Which Futures Have A Future?

Overshadowed by the drama in stocks and bonds, commodity markets had a case of the blahs in 1995. Hot money that had pumped up the action in '94 found greener pastures elsewhere. The previous year's most active market--coffee futures--suffered a 26% decline in turnover through November, while volume in commodity markets overall remained flat and prices edged up barely 4%. Commodities were "outclassed by the stock market," concludes William Byers, head of futures research at Bear, Stearns & Co.

With no sign of inflation on the horizon, 1996 could bring more of the same: commodities whiling away the year in choppy trading, with only a small upward trend. But as always, each market marches to its own drummer: Soybeans could boom even if crude oil remains dormant. Investors in the right place at the right time will find opportunities to earn respectable returns.

But where to look? The grain and oilseed markets seem the most likely suspects for big moves in '96. While other commodities languished, several in these categories made big gains as of Dec. 11: 50% for corn, 27% for wheat and 29% for soybeans, mainly the result of adverse weather.

YEAR OF THE BEAN? Hard times in the Midwest sowed profits for trend followers such as Steve K. DeCook of Fundamental Futures Inc., whose $70 million agricultural trading fund had jumped 27% through mid-November. DeCook is betting the next big play will come in soybean futures, which haven't rallied as much as corn despite equally tight supplies. A move to $8 per bushel from $7.23 as of Nov. 30 could happen "in a very short time," DeCook predicts. "Ninety-six may be the year of the bean. We just need a catalyst to push it along."

Weather is likely to be more of a catalyst for price moves than usual. Grain and soybean stockpiles are so tight that even an abundant crop would fill only some of the empty bins. If Mother Nature punishes the Farm Belt again, prices could soar.

World demand for U.S. farm products, meanwhile, is surging--especially from Asia. "China is becoming a huge factor," says Jacob Morowitz, head of the Chicago Board of Trade member firm USA Trading, who sees "a good deal of potential" for extending the rallies in both corn and beans. Yet contrarians can take heart, too: U.S. farmers, freed of government "set-aside" programs that idle land, will try to take advantage of higher prices by planting fence post to fence post. A bumper crop could provide opportunities for short market plays around midsummer, especially in corn.

Demand from Asia will also play big roles in soft commodity markets. Sugar could be the best bet for dynamic moves in '96. Huge harvests in Brazil, Cuba, Europe, and India will continue to weigh down prices, which already have plunged 25% through December 11. "In the first quarter, a lot of sugar will be coming to the market," predicts analyst Walter Spilka of Smith Barney Inc. Even as stronger Third World economies boost demand for the sweet white powder, sugar prices still have further to fall, Spilka posits.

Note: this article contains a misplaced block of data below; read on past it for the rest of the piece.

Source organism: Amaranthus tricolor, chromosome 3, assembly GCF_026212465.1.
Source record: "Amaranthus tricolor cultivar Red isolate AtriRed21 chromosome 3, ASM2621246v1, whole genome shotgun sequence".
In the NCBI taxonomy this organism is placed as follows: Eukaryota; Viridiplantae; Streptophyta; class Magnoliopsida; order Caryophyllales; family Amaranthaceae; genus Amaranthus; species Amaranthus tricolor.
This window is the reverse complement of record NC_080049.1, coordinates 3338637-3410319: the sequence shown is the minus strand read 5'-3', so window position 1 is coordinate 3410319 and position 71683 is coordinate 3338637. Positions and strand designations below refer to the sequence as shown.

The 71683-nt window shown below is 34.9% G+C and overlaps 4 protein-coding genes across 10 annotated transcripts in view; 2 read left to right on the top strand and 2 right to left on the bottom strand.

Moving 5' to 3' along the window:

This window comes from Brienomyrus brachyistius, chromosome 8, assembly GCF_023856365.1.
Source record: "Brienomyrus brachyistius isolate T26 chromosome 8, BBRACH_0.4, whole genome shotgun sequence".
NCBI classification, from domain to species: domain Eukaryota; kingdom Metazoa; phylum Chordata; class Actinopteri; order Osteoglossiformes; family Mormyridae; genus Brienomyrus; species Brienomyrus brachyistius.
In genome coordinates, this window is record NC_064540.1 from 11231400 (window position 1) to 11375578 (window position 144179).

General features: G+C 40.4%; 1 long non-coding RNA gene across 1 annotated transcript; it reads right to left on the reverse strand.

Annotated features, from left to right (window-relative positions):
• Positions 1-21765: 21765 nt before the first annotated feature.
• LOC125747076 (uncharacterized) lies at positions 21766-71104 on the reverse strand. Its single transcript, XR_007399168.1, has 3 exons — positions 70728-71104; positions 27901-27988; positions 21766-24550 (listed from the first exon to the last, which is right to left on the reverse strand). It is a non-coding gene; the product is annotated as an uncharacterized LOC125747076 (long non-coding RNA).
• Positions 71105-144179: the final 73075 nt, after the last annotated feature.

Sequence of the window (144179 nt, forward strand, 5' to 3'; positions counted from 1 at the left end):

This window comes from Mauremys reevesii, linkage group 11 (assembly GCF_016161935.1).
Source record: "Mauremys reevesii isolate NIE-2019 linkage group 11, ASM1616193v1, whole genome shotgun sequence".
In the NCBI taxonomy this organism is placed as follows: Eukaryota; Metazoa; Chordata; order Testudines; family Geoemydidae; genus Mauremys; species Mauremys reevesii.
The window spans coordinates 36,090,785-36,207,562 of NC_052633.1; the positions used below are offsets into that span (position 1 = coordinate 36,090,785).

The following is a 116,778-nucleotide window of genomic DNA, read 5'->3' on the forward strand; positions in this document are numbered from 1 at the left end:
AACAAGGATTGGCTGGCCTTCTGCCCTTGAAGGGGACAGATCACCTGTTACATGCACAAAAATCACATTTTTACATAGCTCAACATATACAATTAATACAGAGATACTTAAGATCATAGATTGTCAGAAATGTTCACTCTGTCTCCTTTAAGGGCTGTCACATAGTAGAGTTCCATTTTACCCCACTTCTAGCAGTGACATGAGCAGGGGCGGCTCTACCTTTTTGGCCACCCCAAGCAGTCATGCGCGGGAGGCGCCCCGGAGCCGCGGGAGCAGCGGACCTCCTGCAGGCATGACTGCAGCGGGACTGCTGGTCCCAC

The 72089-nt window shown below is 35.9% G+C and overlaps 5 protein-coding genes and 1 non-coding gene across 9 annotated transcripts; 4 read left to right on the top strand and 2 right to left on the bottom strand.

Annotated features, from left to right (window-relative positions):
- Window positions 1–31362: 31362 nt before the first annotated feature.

NO JAVA JOLT. Among other "softs," bumper crops likely will keep prices under pressure and trading activity thin and bumpy. The coffee market seemed drained to the dregs last year, after a fitful 40% correction through December 11 provided a choice opportunity for those holding short positions. Now, although coffee stockpiles have grown tighter, traders doubt that java prices will perk up again. Consumer demand remains weak--the legacy of a 1994 price spike after Brazilian crop failures. On top of that, the outlook looks bright for next year's harvest in Brazil. No one is rushing into the flat cocoa market, either. The Ivory Coast, the world's top cocoa producer, will be piling a record crop on top of robust stockpiles. Healthy cotton crops in Pakistan, India, and China will supplement a U.S. harvest that came in below expectations but is still gigantic.

Energy futures markets have also been beset by abundant supplies. After 18 months of trendless, sideways motion, though, petroleum markets began waking up in November as an early cold snap set the stage for stronger natural gas and heating oil demand. That in turn ignited investor interest in "crack spreads," the trading of crude oil against its two major refined products: gasoline and heating oil. Yet rallies have tended to be squelched by the looming presence of Iraq. Lifting of the international ban on Iraqi sales could quickly knock as much as $3 from the price of crude, analysts project. And with many efficient new petroleum fields set to begin producing in coming years, prices will be broadly stable, predicts Michael S. Schiff of Coast Energy Investments.

FITS AND STARTS. Of course, even when supply and demand appear in balance, day-to-day volatility can crop up. Take industrial metals. Uncertainty and instability in copper, culminating in a London Metals Exchange investigation, temporarily sidelined speculators in late '95. Stability likely will return in the first quarter, says Bette Raptopoulos of Prudential Securities Inc. Copper prices could well continue bouncing around in a narrow range, unless a surprise--such as a bigger-than-expected surge in Asian demand--should spark a rally. Nickel and aluminum markets also will be reacting to the pace of economic growth in Asia, analysts say.

For commodities generally, expect a modest rise in prices. In coming years, says Merrill Lynch & Co. futures strategist William O'Neill, prices will likely advance fitfully, setting somewhat higher highs and slightly higher lows. But with inflation under control, don't expect a boom. And the markets that matter most--energy for the economy and gold for investor psychology--have moved the least. Bottom line: no reason to chase commodities unless you're willing to risk a frustrating challenge.

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